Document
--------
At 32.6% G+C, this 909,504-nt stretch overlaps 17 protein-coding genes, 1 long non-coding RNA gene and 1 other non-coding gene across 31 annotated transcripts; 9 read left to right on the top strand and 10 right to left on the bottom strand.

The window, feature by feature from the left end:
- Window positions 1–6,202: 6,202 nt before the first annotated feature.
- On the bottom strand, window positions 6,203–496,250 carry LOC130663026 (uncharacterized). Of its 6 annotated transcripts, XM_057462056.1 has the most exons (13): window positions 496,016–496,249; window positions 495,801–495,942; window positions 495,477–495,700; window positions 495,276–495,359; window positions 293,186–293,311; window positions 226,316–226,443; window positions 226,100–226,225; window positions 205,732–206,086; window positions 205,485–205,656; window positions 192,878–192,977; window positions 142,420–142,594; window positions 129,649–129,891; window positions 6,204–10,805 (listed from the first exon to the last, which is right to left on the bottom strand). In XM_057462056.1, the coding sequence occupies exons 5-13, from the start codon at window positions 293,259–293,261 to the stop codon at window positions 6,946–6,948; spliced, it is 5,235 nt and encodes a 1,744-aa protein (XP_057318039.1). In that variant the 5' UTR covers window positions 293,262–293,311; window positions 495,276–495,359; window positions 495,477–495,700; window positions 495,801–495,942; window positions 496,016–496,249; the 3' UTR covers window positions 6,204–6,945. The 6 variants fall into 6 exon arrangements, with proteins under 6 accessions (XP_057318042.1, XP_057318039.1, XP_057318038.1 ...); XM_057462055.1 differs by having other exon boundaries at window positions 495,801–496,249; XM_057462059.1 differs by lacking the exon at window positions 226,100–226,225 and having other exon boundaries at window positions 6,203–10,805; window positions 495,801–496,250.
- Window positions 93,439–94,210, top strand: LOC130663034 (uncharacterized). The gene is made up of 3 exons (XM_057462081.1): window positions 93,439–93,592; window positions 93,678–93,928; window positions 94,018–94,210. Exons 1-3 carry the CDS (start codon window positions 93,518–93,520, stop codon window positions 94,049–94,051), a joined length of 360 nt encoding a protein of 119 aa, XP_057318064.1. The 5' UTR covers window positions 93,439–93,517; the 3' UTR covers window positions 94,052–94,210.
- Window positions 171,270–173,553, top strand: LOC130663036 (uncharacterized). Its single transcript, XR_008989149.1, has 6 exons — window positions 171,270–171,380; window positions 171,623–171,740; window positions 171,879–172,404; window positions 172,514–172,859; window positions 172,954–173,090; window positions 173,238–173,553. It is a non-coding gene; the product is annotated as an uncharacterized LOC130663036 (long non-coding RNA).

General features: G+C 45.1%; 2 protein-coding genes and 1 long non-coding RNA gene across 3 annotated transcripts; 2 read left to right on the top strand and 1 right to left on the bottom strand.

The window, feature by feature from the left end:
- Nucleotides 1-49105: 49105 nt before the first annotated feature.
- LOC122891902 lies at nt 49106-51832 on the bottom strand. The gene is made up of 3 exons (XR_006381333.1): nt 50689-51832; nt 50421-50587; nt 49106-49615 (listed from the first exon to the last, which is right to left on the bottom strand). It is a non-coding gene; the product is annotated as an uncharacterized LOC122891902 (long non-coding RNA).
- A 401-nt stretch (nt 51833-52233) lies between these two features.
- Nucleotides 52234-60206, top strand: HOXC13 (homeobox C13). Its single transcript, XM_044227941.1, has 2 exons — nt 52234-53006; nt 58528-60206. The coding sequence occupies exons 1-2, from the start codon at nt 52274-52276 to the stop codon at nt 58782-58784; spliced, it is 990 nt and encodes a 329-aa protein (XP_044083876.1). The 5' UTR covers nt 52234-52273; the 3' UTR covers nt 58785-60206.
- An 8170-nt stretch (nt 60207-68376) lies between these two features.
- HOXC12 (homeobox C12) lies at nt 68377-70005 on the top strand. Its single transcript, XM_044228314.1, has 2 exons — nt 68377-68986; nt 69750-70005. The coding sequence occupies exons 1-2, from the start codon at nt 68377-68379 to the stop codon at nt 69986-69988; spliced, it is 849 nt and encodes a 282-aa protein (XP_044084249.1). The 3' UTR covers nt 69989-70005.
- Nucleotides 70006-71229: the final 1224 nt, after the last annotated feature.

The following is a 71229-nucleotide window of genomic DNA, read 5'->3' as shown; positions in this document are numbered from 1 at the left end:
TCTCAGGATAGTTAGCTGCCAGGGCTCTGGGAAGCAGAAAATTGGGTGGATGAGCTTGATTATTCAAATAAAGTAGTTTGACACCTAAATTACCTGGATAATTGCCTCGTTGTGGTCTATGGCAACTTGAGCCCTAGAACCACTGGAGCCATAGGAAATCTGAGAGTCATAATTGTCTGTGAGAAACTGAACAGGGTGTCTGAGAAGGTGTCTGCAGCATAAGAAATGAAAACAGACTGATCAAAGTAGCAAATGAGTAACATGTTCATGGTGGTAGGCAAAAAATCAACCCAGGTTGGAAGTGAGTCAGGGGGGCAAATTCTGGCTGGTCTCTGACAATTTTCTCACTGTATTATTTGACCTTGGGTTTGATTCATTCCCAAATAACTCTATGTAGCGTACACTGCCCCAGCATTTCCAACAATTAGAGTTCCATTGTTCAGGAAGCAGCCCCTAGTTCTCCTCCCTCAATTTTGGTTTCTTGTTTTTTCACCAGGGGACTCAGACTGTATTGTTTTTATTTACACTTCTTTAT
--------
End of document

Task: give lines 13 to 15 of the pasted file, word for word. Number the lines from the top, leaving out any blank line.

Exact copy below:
- An 8170-nt stretch (nt 60207-68376) lies between these two features.
- HOXC12 (homeobox C12) lies at nt 68377-70005 on the top strand. Its single transcript, XM_044228314.1, has 2 exons — nt 68377-68986; nt 69750-70005. The coding sequence occupies exons 1-2, from the start codon at nt 68377-68379 to the stop codon at nt 69986-69988; spliced, it is 849 nt and encodes a 282-aa protein (XP_044084249.1). The 3' UTR covers nt 69989-70005.
- Nucleotides 70006-71229: the final 1224 nt, after the last annotated feature.